Cytokines may play important roles in the development and perpetuation of autoimmunity. In this paper are briefly reviewed selected data on the relationship between cytokines and thyroid autoimmune diseases (AITD), which represent a typical example of organ-specific autoimmune endocrinopathy. The availability of high efficiency T-cell cloning techniques recently allowed the phenotipic and functional characterization of T lymphocytes derived from thyroid infiltrates of patients with Graves' disease and Hashimoto's thyroiditis. A high prevalence of T cell clones with cytolytic potential and displaying increased γ-interferon production was observed in both diseases; in contrast, high tumor necrosis factor-α secretion was a peculiar characteristic of T-cell clones derived only from Hashimoto's infiltrates. The production of IL-4 by CD4 + T cell clones from AITD infiltrates was remarkably low, suggesting a quite homogeneous population of Thl-type 'inflammatory' T cells. This pattern of cytokine production by thyroid infiltrates may be important not only in triggering and/or maintaining thyroid autoimmune reaction, but could also modulate the expression of AITD by exerting direct functional effects on thyroid epithelial cells, as suggested by recent in vitro studies.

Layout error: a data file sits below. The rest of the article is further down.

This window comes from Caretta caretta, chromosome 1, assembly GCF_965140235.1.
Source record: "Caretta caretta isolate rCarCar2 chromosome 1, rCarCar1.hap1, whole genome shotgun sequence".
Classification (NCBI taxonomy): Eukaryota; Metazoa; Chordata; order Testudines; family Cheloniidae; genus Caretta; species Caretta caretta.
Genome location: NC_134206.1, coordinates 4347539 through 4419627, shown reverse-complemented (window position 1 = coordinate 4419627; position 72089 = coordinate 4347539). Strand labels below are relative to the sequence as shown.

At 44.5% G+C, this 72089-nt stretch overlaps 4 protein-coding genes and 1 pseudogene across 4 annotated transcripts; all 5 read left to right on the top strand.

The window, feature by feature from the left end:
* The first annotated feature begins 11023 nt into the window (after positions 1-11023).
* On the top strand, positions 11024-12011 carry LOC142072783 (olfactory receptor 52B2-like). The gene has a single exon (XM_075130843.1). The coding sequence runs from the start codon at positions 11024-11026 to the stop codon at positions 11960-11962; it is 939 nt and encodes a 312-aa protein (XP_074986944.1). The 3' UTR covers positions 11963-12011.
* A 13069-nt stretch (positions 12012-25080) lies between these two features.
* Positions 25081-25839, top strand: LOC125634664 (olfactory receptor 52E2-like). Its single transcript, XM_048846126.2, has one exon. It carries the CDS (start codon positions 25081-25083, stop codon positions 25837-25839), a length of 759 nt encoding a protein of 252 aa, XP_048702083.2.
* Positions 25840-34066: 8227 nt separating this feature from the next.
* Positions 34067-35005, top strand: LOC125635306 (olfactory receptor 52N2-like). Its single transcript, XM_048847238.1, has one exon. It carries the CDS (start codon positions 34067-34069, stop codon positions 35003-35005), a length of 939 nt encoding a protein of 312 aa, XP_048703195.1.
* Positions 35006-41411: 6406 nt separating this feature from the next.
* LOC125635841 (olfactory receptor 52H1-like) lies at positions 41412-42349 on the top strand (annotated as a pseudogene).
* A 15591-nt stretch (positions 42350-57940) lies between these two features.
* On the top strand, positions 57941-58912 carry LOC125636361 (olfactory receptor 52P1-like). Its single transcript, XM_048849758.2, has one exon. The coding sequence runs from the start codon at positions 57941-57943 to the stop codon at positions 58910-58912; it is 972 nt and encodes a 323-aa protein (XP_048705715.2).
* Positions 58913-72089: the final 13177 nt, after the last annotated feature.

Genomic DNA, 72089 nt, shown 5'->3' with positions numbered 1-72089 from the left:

|Number of pages||11|
|Journal||International Journal of Immunopathology and Pharmacology|
|Publication status||Published - 1992|
ASJC Scopus subject areas